Signal processing for Projected Capacitance touch screens can take place at the controller level or at the applications level. At the controller level, location detection, multi touch detect, and a series of pre programmed gestures can be decoded with higher level commands issued to the host processor running the main applications.
Conversely, the entire scan, detect, and decode function can be performed as a task on a main CPU if sufficient bandwidth and resources are available. There are advantages and disadvantages to both approaches.
A dedicated controller can let the main CPU remain asleep and use less overall power in most cases. It also unburdens the main CPU from this real time task. On the downside, it is another micro to code and maintain, If new gestures need to be learned, a means of updated its firmware has to be built in. When the main CPU performs these tasks, any new features can just be part of the application software.
A key advantage of Projected Capacitance touchscreens is the ability to detect a bare finger or a gloved finger based on its sensitivity setting. The adjustable sensitivity is a key feature since software controlled sensitivity levels can dynamically adjust to conditions.
The other key feature is its ability to do multiple touches and elaborate gestures. Both features make them ideal for the smart phones and tablets that count on these abilities. Another advantage is the high durability and long life because of the glass sheet and lack of moving or deforming parts. The fact that a separate top glass sheet can act as a protection layer means that a scratched top sheet can be replaced without damaging the rest of the touch assembly and display. Other nice features include clear optical properties, relatively fast response times, and low power use.
There are a few challenges that Projected Capacitance technology carries along with it as well. First is the coupling of the touch screen with the controller design. With Projected Capacitance touch screens, the characteristics of the electrostatic capacitance need to be part of the controller design. With simpler technologies like analog resistive, you can just plug in a touch screen with a controller, run through a brief calibration routine, and you are up and running. The algorithm for achieving precise location is much more complex so both screen and controller need to be designed together. A phenomena called Ghost Points can be formed when more than one location is touched and processing must be done to eliminate the false touch from the real touch (similar to sneak paths on older matrix scanned keyboards).
Another issue is that fine patterning of the matrix electrodes may introduce some higher manufacturing costs. Patterns must be formed on the sheets, not just deposited. The simplest are just X-Y lines, but more complex crosshatch and diamond pattern etchings may also be used. This may easily be offset by the high volumes this technology is enjoying.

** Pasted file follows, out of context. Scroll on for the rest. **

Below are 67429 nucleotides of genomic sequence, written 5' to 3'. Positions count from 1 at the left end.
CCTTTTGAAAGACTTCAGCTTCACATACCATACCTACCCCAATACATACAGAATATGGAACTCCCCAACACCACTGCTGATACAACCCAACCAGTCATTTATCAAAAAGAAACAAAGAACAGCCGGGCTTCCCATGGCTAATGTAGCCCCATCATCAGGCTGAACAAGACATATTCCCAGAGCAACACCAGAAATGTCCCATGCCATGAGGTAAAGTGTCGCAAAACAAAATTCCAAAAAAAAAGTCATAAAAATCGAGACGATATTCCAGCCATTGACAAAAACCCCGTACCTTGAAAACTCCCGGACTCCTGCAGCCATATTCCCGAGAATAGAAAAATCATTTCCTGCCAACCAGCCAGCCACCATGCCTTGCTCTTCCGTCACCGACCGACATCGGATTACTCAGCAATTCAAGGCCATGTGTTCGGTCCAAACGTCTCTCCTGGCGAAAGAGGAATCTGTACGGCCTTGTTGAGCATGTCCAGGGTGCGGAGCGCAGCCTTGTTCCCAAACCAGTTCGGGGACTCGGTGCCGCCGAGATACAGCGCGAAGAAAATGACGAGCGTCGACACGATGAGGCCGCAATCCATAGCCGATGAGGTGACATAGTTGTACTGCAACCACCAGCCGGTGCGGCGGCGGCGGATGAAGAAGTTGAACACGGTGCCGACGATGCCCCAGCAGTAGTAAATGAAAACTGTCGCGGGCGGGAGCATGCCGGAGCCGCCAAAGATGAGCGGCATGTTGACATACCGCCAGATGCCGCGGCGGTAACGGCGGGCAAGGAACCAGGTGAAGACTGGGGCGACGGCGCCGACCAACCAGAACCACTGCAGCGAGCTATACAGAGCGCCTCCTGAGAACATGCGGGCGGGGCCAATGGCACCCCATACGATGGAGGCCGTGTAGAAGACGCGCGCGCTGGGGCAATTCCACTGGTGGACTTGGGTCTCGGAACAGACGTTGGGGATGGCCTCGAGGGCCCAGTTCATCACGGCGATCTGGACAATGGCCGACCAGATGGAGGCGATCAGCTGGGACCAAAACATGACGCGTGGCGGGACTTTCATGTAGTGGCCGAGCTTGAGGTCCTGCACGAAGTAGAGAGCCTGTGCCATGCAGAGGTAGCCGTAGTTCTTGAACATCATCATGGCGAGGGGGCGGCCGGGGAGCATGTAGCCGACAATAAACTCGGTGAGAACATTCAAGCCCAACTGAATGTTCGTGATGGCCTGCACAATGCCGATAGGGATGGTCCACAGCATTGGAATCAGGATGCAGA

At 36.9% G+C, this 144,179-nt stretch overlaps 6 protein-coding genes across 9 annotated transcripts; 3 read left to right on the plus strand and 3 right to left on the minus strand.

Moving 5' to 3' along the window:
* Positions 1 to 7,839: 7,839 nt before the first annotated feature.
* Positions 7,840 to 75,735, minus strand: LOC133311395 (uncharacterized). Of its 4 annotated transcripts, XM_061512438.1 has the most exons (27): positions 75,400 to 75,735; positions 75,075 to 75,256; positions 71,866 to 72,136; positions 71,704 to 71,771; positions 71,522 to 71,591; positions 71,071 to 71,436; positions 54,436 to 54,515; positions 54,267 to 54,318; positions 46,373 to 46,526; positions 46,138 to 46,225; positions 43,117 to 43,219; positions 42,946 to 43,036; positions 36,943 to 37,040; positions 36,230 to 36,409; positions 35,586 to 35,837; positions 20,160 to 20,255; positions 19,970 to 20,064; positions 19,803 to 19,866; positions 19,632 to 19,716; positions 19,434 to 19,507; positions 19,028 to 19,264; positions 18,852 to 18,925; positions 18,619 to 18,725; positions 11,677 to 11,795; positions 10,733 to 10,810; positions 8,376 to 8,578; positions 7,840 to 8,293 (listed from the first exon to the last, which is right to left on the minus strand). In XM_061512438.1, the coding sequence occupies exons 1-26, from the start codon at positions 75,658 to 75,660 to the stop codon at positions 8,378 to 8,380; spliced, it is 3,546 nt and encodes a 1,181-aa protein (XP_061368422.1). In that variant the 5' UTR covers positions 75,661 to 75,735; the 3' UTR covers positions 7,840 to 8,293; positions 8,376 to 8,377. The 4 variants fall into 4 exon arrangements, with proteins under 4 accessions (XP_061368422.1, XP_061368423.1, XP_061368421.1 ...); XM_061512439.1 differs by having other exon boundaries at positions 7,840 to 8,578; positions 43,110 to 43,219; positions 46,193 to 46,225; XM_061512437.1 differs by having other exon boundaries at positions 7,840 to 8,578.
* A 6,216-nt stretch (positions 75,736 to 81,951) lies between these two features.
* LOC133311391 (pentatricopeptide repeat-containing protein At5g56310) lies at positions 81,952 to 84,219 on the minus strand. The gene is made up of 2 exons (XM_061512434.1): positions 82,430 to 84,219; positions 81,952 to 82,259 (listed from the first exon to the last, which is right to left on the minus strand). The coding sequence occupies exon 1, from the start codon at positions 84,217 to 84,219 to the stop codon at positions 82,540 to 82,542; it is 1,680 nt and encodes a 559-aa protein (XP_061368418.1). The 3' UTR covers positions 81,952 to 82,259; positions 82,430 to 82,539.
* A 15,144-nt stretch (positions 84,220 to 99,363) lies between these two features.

The Projected Capacitance technology may also be susceptible to electronic noise. This can be tricky when it is so closely coupled to a display. As long as good grounding and filtering is used, this can be overcome. Ambient noise can also be a factor. High static and RF fields can cause erroneous readings unless filtered. Surge suppression should also be used because high voltage spikes can traverse apacitive junctions.
The detection, decoding, and calibration of Projected Capacitance types of touch screens can be a challenge. The variations in sensed capacitance is typically in the 10 to 15 femto Farads meaning controllers need to amplify, condition, measure, and filter the signal. Because the capacitors on a Projected Capacitance touch screen are always in the same place, the screen itself will not ever need to be recalibrated. Although bias components and conductivity of exposed electrodes and wires can change characteristics, this is typically negligible, especially in a row and column based scan. As a result, typically the upper level applications layers may include a routine to define the limits of usable touch as a calibration setup. But after that, once established, the Projected Capacitance touch screen should not need to be recalibrated.
Unless the controller you plan on using has an adaptable and dynamic sensitivity adjustment (similar to an Automatic Gain Control), you may have issues with different 13 types of gloves. A finger will most always have the same characteristics since it is mostly water. But, gloves come in a variety of materials with differing characteristics. For example, a finger and a surgical glove will typically trip a Projected Capacitance touch screen setup with the same calibration and sensitivity setting. But, a heavy winter glove with thick insulative properties may not. While some designs like an IPod can be used indoors and outdoors from the tropics to the arctic, you may have trouble using a thick glove in the arctic. But an application like a piece of equipment used in an operating room will always be used within a known temperature range with or without a thin surgical glove. Sensitivity should not be an issue here.
3.4 ON Semiconductor Capacitive Sensing Solutions